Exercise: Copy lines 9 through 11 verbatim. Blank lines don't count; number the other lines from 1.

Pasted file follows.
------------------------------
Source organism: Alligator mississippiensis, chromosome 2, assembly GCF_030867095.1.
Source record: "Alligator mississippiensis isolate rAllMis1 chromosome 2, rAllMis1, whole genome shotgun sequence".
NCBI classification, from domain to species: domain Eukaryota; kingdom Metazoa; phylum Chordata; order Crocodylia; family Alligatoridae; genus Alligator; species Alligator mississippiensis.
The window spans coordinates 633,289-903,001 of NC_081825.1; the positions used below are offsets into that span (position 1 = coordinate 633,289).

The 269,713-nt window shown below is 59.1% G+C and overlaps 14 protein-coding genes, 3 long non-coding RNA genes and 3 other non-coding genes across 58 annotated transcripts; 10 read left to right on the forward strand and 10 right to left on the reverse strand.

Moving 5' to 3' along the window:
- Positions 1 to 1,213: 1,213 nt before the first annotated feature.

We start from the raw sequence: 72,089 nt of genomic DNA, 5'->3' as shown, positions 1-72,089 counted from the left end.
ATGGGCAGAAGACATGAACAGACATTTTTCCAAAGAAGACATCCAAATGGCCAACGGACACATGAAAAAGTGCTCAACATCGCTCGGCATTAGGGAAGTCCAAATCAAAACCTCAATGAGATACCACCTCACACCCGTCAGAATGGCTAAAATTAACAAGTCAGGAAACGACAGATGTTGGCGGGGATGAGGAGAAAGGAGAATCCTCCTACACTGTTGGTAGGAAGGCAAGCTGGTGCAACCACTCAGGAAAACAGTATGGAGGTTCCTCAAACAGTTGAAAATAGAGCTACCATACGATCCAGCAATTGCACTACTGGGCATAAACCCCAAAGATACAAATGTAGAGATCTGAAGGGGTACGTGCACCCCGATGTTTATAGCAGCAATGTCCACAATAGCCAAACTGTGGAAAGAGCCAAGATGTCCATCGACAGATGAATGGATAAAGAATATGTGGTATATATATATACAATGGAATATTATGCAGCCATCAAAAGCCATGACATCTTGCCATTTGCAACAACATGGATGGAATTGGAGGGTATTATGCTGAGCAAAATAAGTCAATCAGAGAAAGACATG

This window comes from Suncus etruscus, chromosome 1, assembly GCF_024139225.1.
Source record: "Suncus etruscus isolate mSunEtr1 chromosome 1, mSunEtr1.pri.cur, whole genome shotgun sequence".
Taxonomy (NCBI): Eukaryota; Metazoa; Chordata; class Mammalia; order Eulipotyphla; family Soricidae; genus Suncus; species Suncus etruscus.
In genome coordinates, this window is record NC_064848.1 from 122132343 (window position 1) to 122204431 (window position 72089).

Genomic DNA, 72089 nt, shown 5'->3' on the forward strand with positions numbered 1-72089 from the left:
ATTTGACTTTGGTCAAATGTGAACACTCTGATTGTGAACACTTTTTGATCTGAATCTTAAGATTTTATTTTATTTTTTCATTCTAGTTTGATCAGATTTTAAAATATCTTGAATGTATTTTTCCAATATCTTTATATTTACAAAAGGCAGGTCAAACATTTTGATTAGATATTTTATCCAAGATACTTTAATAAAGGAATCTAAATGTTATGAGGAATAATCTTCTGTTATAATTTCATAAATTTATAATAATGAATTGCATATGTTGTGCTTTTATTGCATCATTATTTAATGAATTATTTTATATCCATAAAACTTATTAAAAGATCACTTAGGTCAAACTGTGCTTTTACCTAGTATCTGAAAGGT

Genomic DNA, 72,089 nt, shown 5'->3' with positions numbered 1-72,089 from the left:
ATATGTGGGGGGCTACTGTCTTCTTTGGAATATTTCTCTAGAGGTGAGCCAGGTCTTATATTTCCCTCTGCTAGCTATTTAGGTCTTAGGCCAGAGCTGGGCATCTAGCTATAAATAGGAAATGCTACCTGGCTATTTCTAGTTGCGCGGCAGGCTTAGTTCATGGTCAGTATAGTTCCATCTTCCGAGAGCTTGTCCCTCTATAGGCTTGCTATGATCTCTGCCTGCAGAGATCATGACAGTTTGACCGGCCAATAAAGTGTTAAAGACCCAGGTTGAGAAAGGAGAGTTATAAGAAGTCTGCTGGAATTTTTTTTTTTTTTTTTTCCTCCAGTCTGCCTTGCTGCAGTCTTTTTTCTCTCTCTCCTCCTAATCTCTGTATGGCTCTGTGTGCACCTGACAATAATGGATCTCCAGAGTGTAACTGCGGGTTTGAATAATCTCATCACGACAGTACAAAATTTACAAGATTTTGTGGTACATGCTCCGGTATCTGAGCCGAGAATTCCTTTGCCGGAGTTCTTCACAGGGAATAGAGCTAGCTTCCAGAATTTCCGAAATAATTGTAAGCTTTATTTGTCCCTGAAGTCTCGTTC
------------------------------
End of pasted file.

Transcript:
ATGGGCAGAAGACATGAACAGACATTTTTCCAAAGAAGACATCCAAATGGCCAACGGACACATGAAAAAGTGCTCAACATCGCTCGGCATTAGGGAAGTCCAAATCAAAACCTCAATGAGATACCACCTCACACCCGTCAGAATGGCTAAAATTAACAAGTCAGGAAACGACAGATGTTGGCGGGGATGAGGAGAAAGGAGAATCCTCCTACACTGTTGGTAGGAAGGCAAGCTGGTGCAACCACTCAGGAAAACAGTATGGAGGTTCCTCAAACAGTTGAAAATAGAGCTACCATACGATCCAGCAATTGCACTACTGGGCATAAACCCCAAAGATACAAATGTAGAGATCTGAAGGGGTACGTGCACCCCGATGTTTATAGCAGCAATGTCCACAATAGCCAAACTGTGGAAAGAGCCAAGATGTCCATCGACAGATGAATGGATAAAGAATATGTGGTATATATATATACAATGGAATATTATGCAGCCATCAAAAGCCATGACATCTTGCCATTTGCAACAACATGGATGGAATTGGAGGGTATTATGCTGAGCAAAATAAGTCAATCAGAGAAAGACATG

This window comes from Suncus etruscus, chromosome 1, assembly GCF_024139225.1.
Source record: "Suncus etruscus isolate mSunEtr1 chromosome 1, mSunEtr1.pri.cur, whole genome shotgun sequence".